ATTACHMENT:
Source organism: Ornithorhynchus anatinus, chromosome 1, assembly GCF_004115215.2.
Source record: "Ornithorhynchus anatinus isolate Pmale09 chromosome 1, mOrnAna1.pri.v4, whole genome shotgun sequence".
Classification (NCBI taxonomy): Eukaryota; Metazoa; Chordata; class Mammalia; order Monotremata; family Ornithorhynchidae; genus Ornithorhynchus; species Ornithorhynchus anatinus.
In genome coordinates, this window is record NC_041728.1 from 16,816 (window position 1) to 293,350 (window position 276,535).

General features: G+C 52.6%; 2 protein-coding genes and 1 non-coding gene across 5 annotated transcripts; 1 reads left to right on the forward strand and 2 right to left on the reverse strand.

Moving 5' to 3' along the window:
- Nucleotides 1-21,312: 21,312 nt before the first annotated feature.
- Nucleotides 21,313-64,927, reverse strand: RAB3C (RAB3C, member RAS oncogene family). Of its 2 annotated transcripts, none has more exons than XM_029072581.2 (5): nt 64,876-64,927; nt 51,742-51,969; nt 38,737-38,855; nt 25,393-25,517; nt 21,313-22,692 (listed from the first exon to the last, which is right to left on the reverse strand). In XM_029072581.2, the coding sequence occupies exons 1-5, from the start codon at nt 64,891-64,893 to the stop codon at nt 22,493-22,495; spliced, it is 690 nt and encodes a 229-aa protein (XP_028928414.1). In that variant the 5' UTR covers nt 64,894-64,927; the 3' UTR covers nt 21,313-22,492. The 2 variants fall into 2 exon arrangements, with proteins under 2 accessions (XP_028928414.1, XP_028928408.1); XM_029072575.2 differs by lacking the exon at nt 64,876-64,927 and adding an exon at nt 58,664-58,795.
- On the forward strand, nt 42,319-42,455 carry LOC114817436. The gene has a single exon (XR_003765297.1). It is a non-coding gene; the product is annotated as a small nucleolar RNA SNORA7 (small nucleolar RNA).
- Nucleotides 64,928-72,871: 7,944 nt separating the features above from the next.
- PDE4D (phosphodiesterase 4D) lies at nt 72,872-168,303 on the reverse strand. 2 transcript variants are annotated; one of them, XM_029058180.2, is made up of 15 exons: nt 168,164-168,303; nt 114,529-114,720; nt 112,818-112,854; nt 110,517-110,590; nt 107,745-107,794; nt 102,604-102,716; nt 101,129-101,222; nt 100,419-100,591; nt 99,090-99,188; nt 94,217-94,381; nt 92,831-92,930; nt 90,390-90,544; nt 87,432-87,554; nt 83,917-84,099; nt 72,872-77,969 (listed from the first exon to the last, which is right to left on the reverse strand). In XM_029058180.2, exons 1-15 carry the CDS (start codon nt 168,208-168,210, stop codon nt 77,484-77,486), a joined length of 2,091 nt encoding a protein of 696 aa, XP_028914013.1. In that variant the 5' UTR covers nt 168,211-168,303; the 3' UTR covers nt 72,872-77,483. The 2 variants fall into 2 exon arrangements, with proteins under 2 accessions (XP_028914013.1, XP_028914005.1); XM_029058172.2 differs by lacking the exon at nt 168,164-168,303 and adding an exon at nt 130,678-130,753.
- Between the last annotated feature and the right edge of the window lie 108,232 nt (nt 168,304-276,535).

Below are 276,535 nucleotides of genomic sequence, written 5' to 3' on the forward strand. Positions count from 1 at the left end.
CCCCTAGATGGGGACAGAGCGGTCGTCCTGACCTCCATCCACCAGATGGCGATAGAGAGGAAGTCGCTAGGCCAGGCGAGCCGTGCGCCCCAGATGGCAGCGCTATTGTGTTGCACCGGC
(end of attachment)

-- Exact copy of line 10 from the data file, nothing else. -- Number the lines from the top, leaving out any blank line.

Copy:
- Nucleotides 64,928-72,871: 7,944 nt separating the features above from the next.